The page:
domingo, 13 de octubre de 2013

Obesidad / Obesity

Analgesia epidural en pacientes quirúrgicos de alto riesgo cardiaco
Epidural analgesia in high risk cardiac surgical patients.
Mehta Y, Arora D, Vats M.
Medanta Institute of Critical Care and Anaesthesiology, Medanta The Medicity, Gurgaon, Haryana, India.
HSR Proc Intensive Care Cardiovasc Anesth. 2012;4(1):11-4.
Abstract
Cardiac surgery is associated with high morbidity and mortality in patients with renal, hepatic or pulmonary dysfunction, advanced age and morbid obesity. Thoracic epidural analgesia is associated with decreased morbidity in these patients. Thoracic epidural analgesia in cardiac surgery is associated with haemodynamic stability, decreased catecholamine response, good pulmonary function, early extubation and discharge from intensive care unit. It is an important component of fast tracking in cardiac surgery as well. Its use has significantly increased over the years and has been used as an adjuvant to general anaesthesia as well as the sole anaesthetic technique in selected groups of patients. Proper selection of patients for thoracic epidural analgesia is mandatory. Timing of epidural catheter insertion and removal should be judiciously selected. The risk of epidural hematoma secondary to anticoagulation or residual effects of antiplatelet drug that can be reduced by taking standard precautions. In conclusion thoracic epidural analgesia in high risk cardiac surgery might decrease pulmonary, cardiovascular or renal complications, provide excellent analgesia and allow early extubation. 

Oxigenación tisular en pacientes obesos y no obesos durante laparoscopía 
Tissue oxygenation in obese and non-obese patients during laparoscopy.
Fleischmann E, Kurz A, Niedermayr M, Schebesta K, Kimberger O, Sessler DI, Kabon B, Prager G.
Department of Anesthesia and Intensive Care, Medical University Vienna, Austria.
Obes Surg. 2005 Jun-Jul;15(6):813-9.
Abstract
BACKGROUND: Wound infection risk is inversely related to subcutaneous tissue oxygenation, which is reduced in obese patients and may be reduced even more during laparoscopic procedures. METHODS: We evaluated subcutaneous tissue oxygenation (PsqO(2)) in 20 patients with a body mass index (BMI) > or=40 kg/m(2) (obese group) and 15 patients with BMI <30 kg/m(2) (non-obese group) undergoing laparoscopic surgery with standardized anaesthesia technique and fluid administration. Arterial oxygen tension was maintained near 150 mmHg. PsqO(2) was measured from a surrogate wound on the upper arm. RESULTS: A mean FIO(2) of 51% (13%) was required in obese patients to reach an arterial oxygen tension of 150 mmHg; however, a mean FIO(2) of only 40% (7%) was required to reach the same oxygen tension in non-obese patients (P=0.007). PsqO(2) was significantly less in obese patients: 41 (10) vs 57 (15) mmHg (P<0.001). CONCLUSION: Obese patients having laparoscopic surgery require a significantly greater FIO(2) to reach an arterial oxygen tension of about 150 mmHg than non-obese patients; they also have significantly lower subcutaneous oxygen tensions. Both factors probably contribute to an increased infection risk in obese patients.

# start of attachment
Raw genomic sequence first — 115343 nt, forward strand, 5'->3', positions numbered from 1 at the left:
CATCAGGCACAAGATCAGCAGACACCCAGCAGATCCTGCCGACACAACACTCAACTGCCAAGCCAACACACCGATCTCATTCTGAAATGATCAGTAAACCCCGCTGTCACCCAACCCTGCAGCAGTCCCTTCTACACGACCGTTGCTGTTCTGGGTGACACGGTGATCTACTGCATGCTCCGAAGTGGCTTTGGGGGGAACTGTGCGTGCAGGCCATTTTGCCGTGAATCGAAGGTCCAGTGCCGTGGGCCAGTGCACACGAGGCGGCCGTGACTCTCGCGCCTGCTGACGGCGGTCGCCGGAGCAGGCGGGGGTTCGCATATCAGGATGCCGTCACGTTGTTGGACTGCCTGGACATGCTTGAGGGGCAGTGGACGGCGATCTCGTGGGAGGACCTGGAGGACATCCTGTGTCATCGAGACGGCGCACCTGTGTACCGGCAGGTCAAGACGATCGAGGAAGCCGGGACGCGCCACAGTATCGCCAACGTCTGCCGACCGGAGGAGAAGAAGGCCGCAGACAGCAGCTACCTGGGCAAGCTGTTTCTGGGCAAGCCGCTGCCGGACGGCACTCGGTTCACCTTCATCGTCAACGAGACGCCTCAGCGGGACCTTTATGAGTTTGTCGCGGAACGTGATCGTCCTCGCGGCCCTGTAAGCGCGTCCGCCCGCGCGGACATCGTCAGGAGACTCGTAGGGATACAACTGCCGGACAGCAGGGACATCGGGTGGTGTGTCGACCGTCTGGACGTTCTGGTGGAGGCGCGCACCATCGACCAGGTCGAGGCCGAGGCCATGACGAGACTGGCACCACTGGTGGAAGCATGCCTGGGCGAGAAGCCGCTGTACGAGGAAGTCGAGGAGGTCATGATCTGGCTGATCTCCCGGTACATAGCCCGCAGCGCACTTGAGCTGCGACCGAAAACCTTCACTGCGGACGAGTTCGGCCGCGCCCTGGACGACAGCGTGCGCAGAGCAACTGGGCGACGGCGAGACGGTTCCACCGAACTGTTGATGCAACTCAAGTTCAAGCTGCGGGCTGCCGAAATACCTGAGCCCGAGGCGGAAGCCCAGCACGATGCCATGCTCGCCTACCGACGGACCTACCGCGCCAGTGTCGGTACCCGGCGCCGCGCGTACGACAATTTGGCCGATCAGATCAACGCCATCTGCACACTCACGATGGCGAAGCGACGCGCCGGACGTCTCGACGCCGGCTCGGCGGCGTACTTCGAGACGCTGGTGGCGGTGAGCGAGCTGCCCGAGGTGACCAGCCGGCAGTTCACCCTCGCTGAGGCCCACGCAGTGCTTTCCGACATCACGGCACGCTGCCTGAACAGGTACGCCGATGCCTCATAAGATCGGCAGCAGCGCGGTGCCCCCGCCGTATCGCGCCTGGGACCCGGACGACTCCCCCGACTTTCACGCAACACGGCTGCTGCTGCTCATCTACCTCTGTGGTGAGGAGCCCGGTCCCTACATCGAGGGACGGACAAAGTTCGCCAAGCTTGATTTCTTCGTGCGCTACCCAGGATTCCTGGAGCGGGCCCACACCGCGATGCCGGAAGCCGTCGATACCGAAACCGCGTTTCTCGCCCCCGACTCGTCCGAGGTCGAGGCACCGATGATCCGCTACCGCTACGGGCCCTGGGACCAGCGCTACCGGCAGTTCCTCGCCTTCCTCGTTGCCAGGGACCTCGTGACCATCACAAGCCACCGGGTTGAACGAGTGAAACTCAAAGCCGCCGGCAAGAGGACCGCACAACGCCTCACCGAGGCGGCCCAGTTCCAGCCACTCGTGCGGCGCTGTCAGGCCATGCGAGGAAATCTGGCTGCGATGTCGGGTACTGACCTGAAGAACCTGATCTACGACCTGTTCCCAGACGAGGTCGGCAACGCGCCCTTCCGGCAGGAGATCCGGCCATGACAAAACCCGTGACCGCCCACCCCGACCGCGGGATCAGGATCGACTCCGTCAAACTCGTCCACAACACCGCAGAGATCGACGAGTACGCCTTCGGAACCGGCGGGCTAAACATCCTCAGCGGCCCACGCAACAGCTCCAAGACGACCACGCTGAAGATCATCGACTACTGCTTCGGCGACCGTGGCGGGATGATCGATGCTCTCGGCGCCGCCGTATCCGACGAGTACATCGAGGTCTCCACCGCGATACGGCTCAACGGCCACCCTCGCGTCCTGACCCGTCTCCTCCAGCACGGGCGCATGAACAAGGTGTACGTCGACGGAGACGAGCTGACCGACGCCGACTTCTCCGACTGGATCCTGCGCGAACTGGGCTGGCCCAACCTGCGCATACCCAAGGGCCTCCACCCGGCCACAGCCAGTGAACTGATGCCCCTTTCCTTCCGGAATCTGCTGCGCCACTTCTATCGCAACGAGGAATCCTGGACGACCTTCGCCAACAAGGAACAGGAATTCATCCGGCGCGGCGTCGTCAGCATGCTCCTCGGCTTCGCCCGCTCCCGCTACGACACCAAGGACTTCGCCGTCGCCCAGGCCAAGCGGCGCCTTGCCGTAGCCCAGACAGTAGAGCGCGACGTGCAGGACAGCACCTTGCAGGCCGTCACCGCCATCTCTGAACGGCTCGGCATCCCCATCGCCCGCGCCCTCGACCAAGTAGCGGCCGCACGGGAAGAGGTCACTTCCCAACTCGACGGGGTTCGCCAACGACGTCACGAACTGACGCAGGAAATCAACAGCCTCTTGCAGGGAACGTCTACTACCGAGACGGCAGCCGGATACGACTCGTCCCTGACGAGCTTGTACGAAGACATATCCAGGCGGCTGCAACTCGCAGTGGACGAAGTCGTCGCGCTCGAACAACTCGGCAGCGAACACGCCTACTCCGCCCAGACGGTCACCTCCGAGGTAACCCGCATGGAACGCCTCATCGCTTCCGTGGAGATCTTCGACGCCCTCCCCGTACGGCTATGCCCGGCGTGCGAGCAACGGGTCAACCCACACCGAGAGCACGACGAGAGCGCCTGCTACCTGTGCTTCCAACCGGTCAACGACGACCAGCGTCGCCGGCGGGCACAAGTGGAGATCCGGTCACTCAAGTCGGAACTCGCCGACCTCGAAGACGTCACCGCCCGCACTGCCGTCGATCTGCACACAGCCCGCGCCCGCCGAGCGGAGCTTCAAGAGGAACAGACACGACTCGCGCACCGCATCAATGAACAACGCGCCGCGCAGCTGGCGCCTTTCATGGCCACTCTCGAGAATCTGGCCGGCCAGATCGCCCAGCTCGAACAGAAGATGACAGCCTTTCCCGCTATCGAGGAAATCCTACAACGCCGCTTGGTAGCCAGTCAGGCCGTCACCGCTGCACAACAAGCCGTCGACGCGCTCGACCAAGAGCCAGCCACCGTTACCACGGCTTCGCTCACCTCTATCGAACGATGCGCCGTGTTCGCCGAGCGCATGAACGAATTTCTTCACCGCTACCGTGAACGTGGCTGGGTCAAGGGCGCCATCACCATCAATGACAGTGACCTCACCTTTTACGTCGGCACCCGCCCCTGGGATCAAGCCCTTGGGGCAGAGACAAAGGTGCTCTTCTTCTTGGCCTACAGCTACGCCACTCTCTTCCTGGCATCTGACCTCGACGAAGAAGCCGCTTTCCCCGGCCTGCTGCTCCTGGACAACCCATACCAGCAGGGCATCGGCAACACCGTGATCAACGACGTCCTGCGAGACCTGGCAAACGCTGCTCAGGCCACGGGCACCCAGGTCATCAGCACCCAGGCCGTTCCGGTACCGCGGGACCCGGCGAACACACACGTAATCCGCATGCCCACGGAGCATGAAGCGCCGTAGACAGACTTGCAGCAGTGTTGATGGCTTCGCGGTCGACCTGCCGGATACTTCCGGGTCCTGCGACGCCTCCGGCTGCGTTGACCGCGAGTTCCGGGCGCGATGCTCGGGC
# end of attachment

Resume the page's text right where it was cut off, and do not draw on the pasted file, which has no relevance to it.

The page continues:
Predicción de laringoscopía difícil en obesos mediante cuantificación por ultrasonido de tejido blando anterior del cuello.
Prediction of difficult laryngoscopy in obese patients by ultrasound quantification of anterior neck soft tissue.
Ezri T, Gewürtz G, Sessler DI, Medalion B, Szmuk P, Hagberg C, Susmallian S.
Department of Anaesthesia, Wolfson Medical Centre, Holon, Israel. tezri@netvision.net.il
Anaesthesia. 2003 Nov;58(11):1111-4.
Abstract
In 50 morbidly obese patients, we quantified the soft tissue of the neck from the skin to the anterior aspect of the trachea at the vocal cords using ultrasound. Thyromental distance, mouth opening, limited neck mobility, modified Mallampati score, abnormal upper teeth, neck circumference and sleep apnoea were assessed as predictors of difficult laryngoscopy. Of the nine (18%) cases of difficult laryngoscopy, seven (78%) had a history of obstructive sleep apnoea, compared with two of the 41 patients (5%) in whom laryngoscopy was easy (p < 0.001). Patients in whom laryngoscopy was difficult had more pretracheal soft tissue (mean (SD) 28 (2.7) mm vs. 17.5 (1.8) mm; p < 0.001) and a greater neck circumference (50 (3.8) vs. 43.5 (2.2) cm; p < 0.001). None of the other predictors correlated with difficult laryngoscopy. We conclude that an abundance of pretracheal soft tissue at the level of the vocal cords is a good predictor of difficult laryngoscopy in obese patients.
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Anestesiología y Medicina del Dolor
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